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Understand the Man – Nitish Bahalwala & His Extraordinary Mind

The Chimera

It really is déjà vu as you turn over the pages of action-packed and mind-rippling The Chimera for you find a man’s quest for perfection and his failure to achieve it in Siddhartha, a novel by the Nobel Prize winner Hermann Hesse.

In fact, Nitish Bahalwala most excellently dealt with the axiomatic truth that human being basically is evolutionary in nature and in their process of evolution they often enter into the hazy world of reality when it runs in conflict with truth.

It is here where we find the dominance of unconscious mind. In the novel The Chimera, Nitish tried to explain it most eloquently without burdening the readers the complexities of psychoanalysis. Decades ago, Hermann Hesse dribbled with it through Siddhartha. Now it is Nitish who tried to be more perfect in this analysis of basic psyche of human being.

Before we review The Chimera, let us first have a glimpse of Chimera of the Grecian mythology to understand why the young yet prolific writer used this term.  Mythical Chimera, brought to world literature first by Homer in his Iliad, is a fictional animal with its body-parts drawn from several animals. It is a fire-spewing monster of a thing.

Nitish, a medical professional and motivational speaker, perhaps used the best possible semantic in naming this globally successful novel after that mythical creature for human being too has several components of animals in their persona. The novel wonderfully deals with this particular aspect of human race as a whole but with most simple words and wonderful dictions that are typical to Nitish.

In fact, in The Chimera what we find most noteworthy factor is the touch of mastery of a writer in dissecting the very psychosis of a social animal called man.

This novel is particularly useful for the youth globally as they are driven by many impossible dreams which can neither be achieved nor feasible for them. In their quest for perfection, often they are misled. What happens next is the shattering of their dreams before the realities of life.

What Nitish tried to explain is that the mankind should evolve naturally and try to understand the very bare meaning of “truth” and “reality.” He also has given a tip that they should learn from the history for history always repeats itself. The Chimera is an excellent admixture of facts of human life with their unnecessary tilt towards fictional aspects of life.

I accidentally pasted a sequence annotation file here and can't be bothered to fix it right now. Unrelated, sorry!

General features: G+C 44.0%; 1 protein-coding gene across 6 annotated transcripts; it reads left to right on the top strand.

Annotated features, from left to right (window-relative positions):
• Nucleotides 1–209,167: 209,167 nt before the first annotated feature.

In other words, he asks for the people to use logic as the main tool of making their decisions. Mind you, logical mankind can do anything but illogical-mankind can only spew fires of their depressions and disillusionment like the mythical Chimera. Nitish also cautions the mankind not to embark on useless journeys in search of “unknowable.”

On reading the paragraphs of The Chimera, we very often find the author practically has dealt the most difficult subject of psychoanalysis through most common words. Nitish asks people to stand to reason for their future projections with the help of only one tool: practicality. This is something which no other author, at least over the last few years, ventured.

Interestingly, Nitish refers himself as a “miserable human who often feels detached from the universe. With these cons come some pros, and that is a unique vision of this complex system.” He also sounds rather prophetic as he believes that the world goes round and that humans are sliding into decadence.

It the pages of The Chimera are used as practical guide to human life, many a problems of our modern society may vanish as people will always take lessons from the history and also set their lives goal based on realism. No wonder, Nitish received the “OK India Award” for being youngest Bestselling author for the book The Chimera.

The Chimera

Though at his prime youth, Nitish really sounds as a compendium of knowledge of human psyche when he aptly observed: We are moving in a circular wheel of self-destructive knowledge. He is right. We are really living in an artificial robotic world. Naturally, we are required to read The Chimera.

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